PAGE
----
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  • Writer's pictureAmba Brown

What is Positive Transitioning? (+ 5 Free PDF Resources to Support Youth Through Times of Change)

Inside pages - A guide to starting high school with a smile

What is positive transitioning and what is it we're hoping to achieve?

Our goal is to positively prepare and support youth through their expected life transitions. Being distinct from unexpected life transitions such as a death, moving or parents separating.

With these expected life transitions we know that at some point every child will navigate the major transitions of starting school, starting high school and finishing school.

It’s in these times of change where students can feel out of their comfort zones, experience anxiety or fear around the unknowns or their abilities to cope.

When these transitions are a positive, happy experience, it can become the foundation of many years of academic and social future success. It has also been found to be vital to the development of students' self-esteem and academic self-competence as well as preventative of potential anti-social behaviour, substance misuse, depression and suicide.

As educators and parents, you have a very important role to play in supporting the child. They will look to you for information and reassurance about this exciting time. In the months leading up to the change it’s critical that we are mindful around planning the transitions, by understanding how the child feels and encouraging future optimistic thinking.

Some common experiences a child may present are anxiety, which can be supported by normalising and empathising with how they feel and sharing stories and experiences ourselves.

Inside pages - Finding Your Path

Other common experiences are worries about the unknown, where we can share insightful information about how it will be.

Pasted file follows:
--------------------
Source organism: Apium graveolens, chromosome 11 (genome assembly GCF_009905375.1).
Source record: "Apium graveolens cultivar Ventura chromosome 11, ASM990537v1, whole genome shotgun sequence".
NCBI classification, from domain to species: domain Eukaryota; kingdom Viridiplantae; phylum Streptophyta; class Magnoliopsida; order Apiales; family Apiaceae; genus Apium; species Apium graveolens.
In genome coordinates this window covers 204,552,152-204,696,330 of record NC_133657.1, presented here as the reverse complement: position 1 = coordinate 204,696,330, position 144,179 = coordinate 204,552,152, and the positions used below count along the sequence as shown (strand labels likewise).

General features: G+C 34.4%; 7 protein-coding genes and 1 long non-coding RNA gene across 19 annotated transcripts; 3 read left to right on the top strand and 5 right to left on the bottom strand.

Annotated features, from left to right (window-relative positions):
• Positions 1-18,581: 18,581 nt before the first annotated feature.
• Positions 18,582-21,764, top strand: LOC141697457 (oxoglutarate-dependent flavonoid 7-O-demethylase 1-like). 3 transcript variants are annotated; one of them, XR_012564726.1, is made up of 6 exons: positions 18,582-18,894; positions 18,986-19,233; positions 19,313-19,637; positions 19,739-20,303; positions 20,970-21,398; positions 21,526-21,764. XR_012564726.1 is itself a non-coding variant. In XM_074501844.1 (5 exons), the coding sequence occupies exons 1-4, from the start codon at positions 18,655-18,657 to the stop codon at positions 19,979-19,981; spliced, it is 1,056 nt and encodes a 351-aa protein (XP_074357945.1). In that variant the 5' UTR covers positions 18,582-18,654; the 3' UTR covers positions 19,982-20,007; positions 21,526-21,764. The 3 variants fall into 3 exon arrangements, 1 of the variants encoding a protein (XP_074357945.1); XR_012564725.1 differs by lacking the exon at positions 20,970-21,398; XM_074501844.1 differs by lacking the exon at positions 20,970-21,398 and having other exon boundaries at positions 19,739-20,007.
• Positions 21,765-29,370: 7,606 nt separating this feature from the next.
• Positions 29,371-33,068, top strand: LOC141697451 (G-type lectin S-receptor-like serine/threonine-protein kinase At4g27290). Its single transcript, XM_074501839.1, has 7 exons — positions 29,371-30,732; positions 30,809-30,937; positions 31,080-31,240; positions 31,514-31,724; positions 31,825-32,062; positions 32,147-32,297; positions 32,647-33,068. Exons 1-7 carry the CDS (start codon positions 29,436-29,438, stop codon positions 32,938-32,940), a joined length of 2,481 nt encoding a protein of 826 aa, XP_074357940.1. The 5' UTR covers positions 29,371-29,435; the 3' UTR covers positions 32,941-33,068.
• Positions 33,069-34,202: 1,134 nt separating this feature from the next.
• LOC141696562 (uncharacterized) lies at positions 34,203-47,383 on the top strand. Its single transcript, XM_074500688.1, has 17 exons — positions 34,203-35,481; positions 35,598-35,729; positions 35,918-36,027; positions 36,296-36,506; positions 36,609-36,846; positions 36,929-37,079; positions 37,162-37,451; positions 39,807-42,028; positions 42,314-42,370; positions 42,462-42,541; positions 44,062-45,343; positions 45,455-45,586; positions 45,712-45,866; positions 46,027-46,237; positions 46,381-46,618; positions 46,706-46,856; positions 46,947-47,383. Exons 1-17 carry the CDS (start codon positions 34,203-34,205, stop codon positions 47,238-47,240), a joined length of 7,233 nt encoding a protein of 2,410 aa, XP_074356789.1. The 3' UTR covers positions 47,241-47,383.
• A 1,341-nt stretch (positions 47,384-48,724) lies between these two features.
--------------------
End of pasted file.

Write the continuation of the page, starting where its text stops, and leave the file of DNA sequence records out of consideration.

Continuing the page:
Now, there are the things they will worry about that they can change – and steps can be taken to overcome these things. Then, there will be the things they can’t change – and acceptance can be taught to manage this. For example, the one thing they can always change is being mindful and aware around the things that make them happy. We’ll get into some exercises a bit later on.

But, it’s not only the students who are effected through these times of change. These changes can be both exciting and worrying for the students families and teachers. Teachers and parents commonly report being anxious about the wellbeing of students during their transitions. Parents also have to adjust to the various changes when establishing their child into a new school setting.

Lana Lang has a beautiful quote on change where she says,

“Life is about change. Sometimes it's painful. Sometimes it's beautiful. But most of the time, it's both."

The one thing we know for sure is it’s normal for transitions to bring with them a mixed bag of emotions - for everyone involved. For some these heightened emotions may take longer to subside than others, as the adjustment phase is different for everyone. Like any new beginning, there may be a level of sadness around leaving the past behind, anxiety around the many unknowns and the excitement of the future. Combined together it can lead to a roller coaster of emotions.

Learn more about Positive Transitioning.

Happy change

Free PDF Activities to Support the times of Change:

  • Starting school:

Promoting Optimism: Positive future expectations are found to be linked with enhanced social and emotional adjustment to school (Wyman, Cowen, Work & Kerley, 1993).

In this simple positive transitioning intervention, parents can facilitate positive conversations with their children before starting school. DOWNLOAD PDF

  • Starting high school:

Building Achievement: Schools that implement an extensive transition process can overcome transitional setbacks and set them on a trajectory for long-term success.

This positive transitioning intervention is useful for year 6 students preparing for high school life. DOWNLOAD PDF

  • Finishing School: